Current publisher Cody Sossamon, who began working at The Ledger in 1976, said the current staff at The Ledger has nearly 400 years of combined newspaper experience based solely on their work experience with the Ledger and not counting any previous experience in the newspaper industry. Advertising Director Robert Martin is currently the longest tenured, with 42 years of experience here, followed closely behind by graphic artist Larry “Moose” Littlejohn with 40 years.

“To me it shows the loyalty people have to this newspaper,” he said of his staff’s longevity and experience. “They love what they do. Small newspapers as a whole are not known for their high-paying salaries. But I think we have a group of dedicated employees who care about their community.”

Laura Parker, The Ledger’s Lifestyles editor, will soon be celebrating 40 years at The Ledger.

“Working here has never been ‘a job’ from the first day I walked in the back doors and punched the time clock as a typesetter/proofreader at 7:30 a.m. on June 24, 1974,” she said. “I’ve had the honor and privilege to tell the stories of the folks in our community for the last 30 years, after I took over as Lifestyles Editor from Janet Spencer. If you were born, got engaged, got married, had a baby, had an anniversary – I’ve written about it and put it in the paper. Since I also ‘do’ the obituaries, if you die I write about that, too.”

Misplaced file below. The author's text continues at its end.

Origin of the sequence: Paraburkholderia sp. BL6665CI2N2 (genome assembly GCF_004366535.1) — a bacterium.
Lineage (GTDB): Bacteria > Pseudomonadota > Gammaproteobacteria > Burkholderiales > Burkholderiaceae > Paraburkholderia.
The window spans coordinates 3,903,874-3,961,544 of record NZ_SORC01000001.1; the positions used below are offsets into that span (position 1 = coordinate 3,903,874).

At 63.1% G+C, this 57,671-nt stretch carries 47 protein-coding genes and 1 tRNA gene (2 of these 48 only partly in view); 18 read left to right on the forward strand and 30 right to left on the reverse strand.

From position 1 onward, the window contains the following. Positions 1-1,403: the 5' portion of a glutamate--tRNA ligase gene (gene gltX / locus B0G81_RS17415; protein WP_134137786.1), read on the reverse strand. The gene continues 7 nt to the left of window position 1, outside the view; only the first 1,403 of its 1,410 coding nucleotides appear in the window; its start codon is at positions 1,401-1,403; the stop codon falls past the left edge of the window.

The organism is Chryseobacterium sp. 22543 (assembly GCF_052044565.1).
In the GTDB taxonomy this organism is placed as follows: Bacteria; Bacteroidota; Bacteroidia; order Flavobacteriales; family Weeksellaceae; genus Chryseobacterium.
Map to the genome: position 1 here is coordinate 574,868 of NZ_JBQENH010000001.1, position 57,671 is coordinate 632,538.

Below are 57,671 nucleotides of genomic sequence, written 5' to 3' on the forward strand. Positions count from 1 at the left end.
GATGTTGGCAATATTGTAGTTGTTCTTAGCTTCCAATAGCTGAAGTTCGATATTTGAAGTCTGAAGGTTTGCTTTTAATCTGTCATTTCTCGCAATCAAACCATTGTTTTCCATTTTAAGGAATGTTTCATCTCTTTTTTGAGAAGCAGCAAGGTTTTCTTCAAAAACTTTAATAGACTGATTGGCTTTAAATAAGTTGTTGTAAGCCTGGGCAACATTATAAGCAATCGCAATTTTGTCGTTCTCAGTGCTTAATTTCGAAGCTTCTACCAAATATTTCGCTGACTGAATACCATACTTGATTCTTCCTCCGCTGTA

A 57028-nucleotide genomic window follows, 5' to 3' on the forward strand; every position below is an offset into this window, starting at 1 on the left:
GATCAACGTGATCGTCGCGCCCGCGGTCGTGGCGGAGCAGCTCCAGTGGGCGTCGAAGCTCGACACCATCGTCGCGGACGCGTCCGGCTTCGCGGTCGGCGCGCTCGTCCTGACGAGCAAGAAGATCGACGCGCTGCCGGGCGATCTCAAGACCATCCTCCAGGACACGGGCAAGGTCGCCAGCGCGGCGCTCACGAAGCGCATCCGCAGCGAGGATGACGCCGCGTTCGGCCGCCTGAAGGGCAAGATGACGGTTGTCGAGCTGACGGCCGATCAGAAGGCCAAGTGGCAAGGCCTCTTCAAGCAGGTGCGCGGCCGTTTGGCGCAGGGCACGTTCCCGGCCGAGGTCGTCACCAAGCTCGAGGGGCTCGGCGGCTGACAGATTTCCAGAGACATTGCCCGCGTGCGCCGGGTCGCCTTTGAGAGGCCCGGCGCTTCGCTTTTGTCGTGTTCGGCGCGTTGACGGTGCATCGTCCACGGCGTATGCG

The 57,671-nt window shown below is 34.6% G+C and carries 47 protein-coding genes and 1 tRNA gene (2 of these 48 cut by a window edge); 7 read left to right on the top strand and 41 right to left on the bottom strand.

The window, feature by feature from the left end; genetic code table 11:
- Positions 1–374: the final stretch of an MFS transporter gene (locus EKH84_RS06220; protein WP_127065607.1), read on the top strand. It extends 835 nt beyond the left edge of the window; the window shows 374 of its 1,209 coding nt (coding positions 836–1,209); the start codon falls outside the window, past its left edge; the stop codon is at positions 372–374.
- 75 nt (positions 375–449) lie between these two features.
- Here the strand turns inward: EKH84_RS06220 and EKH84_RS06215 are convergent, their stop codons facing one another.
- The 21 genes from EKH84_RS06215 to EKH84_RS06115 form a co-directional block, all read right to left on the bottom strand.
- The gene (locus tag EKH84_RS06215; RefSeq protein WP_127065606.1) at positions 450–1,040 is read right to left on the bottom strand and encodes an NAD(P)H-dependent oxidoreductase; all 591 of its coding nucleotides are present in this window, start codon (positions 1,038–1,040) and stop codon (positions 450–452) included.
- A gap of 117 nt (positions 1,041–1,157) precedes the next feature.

Practically every thank-you note she has ever received she keeps in a box at home. “Some made me laugh,” she said of those notes. “Others made me cry because they were so heartfelt.”

Of all the things that have changed in the industry itself, technology has been at the forefront.